Indian Journal of Animal Research

  • Chief EditorK.M.L. Pathak

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Indian Journal of Animal Research, volume 52 issue 11 (november 2018) : 1552-1556

Extent of adaptation of high yielding murrah buffaloes to negative energy balance in response to various dry period lengths

A. Nagarjuna Reddy, Ch. Venkata Seshiah, K. Sudhakar, D. Srinivasa Kumar, P. Ravi Kanth Reddy
1Department of Livestock Production Management, NTRCVSc, Sri Venkateswara Veterinary University, Gannavaram-521 102, Andhra Pradesh, India.
Cite article:- Reddy Nagarjuna A., Seshiah Venkata Ch., Sudhakar K., Kumar Srinivasa D., Reddy Kanth Ravi P. (2017). Extent of adaptation of high yielding murrah buffaloes to negative energy balance in response to various dry period lengths. Indian Journal of Animal Research. 52(11): 1552-1556. doi: 10.18805/ijar.B-3407.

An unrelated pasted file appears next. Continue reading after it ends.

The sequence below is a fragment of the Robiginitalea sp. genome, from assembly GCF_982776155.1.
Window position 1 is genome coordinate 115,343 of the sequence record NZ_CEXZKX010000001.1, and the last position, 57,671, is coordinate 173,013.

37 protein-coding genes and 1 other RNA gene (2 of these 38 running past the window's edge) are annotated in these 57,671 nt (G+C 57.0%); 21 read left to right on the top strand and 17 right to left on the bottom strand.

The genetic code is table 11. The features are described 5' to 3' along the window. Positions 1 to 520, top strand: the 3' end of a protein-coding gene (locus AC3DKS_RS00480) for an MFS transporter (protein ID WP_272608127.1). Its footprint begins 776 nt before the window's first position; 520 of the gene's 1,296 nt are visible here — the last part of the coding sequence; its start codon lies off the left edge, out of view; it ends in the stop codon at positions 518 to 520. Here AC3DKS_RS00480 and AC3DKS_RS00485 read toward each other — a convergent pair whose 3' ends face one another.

Higher serum Non Esterified Fatty acid (SNEFA) concentration associated with negative energy balance (NEB) around calving has been used to predict dairy animals at risk for metabolic disorders. The aim of the study was to investigate the SNEFA, Altered Non Esterified Fatty Acid percentage (ANEFAP) levels and Service period (SP) in forty eight dairy buffaloes allotted to three dry period lengths (> 60 d (n=16); 46 to 60 d (n=16); and 30 to 45 d (n=16)). The serum NEFA and ANEFAP levels were influenced by length of dry period and pre and postpartum periods of the entire experimental study. The NEFA concentration showed an increased trend from the time of drying to 60 days postpartum, followed by a decreased trend from 60 to 90 days postpartum, irrespective of the groups. The NEFA concentration has increased (P<0.05) with higher postpartum ANEFAP levels (P<0.05), either pre or postpartum in the buffaloes allotted to traditional dry period group. SNEFA concentration was negatively correlated with serum glucose (SG) concentration (P<0.01) and 6% FCM (P<0.05) at 30 and 60 d postpartum, respectively. The mean days required for postpartum conception were highest (P<0.05) in first group (144.38 ± 5.62) followed by second (105.00 ± 5.07) and third group (86.25 ± 5.39) buffaloes. Additionally, the success rate of insemination was less in group I compared to the other shortened dry period groups. In the present study, it is concluded that the buffaloes in shortened dry period groups adapt well to the negative energy balance compared to those allotted to conventional dry period lengths (60 or > 60 days).
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